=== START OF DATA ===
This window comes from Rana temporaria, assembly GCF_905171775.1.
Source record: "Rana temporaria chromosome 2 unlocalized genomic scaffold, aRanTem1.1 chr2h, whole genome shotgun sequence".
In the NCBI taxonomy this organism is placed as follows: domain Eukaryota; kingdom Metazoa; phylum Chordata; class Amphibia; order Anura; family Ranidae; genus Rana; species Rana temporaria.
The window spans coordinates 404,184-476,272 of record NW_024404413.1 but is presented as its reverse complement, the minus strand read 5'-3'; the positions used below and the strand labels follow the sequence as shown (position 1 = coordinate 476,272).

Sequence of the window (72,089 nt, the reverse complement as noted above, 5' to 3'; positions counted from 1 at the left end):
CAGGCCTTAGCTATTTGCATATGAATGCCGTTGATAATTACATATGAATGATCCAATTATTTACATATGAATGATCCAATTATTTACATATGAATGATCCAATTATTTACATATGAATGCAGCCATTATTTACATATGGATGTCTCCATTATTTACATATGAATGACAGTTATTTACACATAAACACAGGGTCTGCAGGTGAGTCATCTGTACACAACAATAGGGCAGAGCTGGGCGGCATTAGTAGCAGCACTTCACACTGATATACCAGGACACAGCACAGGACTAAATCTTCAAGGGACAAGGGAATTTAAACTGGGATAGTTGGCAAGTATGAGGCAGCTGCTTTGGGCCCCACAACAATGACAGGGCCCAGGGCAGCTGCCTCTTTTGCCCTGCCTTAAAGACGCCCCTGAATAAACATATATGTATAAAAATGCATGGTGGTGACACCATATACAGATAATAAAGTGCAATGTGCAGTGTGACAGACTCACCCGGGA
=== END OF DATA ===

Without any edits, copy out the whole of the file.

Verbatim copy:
This window comes from Rana temporaria, assembly GCF_905171775.1.
Source record: "Rana temporaria chromosome 2 unlocalized genomic scaffold, aRanTem1.1 chr2h, whole genome shotgun sequence".
In the NCBI taxonomy this organism is placed as follows: domain Eukaryota; kingdom Metazoa; phylum Chordata; class Amphibia; order Anura; family Ranidae; genus Rana; species Rana temporaria.
The window spans coordinates 404,184-476,272 of record NW_024404413.1 but is presented as its reverse complement, the minus strand read 5'-3'; the positions used below and the strand labels follow the sequence as shown (position 1 = coordinate 476,272).

Sequence of the window (72,089 nt, the reverse complement as noted above, 5' to 3'; positions counted from 1 at the left end):
CAGGCCTTAGCTATTTGCATATGAATGCCGTTGATAATTACATATGAATGATCCAATTATTTACATATGAATGATCCAATTATTTACATATGAATGATCCAATTATTTACATATGAATGCAGCCATTATTTACATATGGATGTCTCCATTATTTACATATGAATGACAGTTATTTACACATAAACACAGGGTCTGCAGGTGAGTCATCTGTACACAACAATAGGGCAGAGCTGGGCGGCATTAGTAGCAGCACTTCACACTGATATACCAGGACACAGCACAGGACTAAATCTTCAAGGGACAAGGGAATTTAAACTGGGATAGTTGGCAAGTATGAGGCAGCTGCTTTGGGCCCCACAACAATGACAGGGCCCAGGGCAGCTGCCTCTTTTGCCCTGCCTTAAAGACGCCCCTGAATAAACATATATGTATAAAAATGCATGGTGGTGACACCATATACAGATAATAAAGTGCAATGTGCAGTGTGACAGACTCACCCGGGA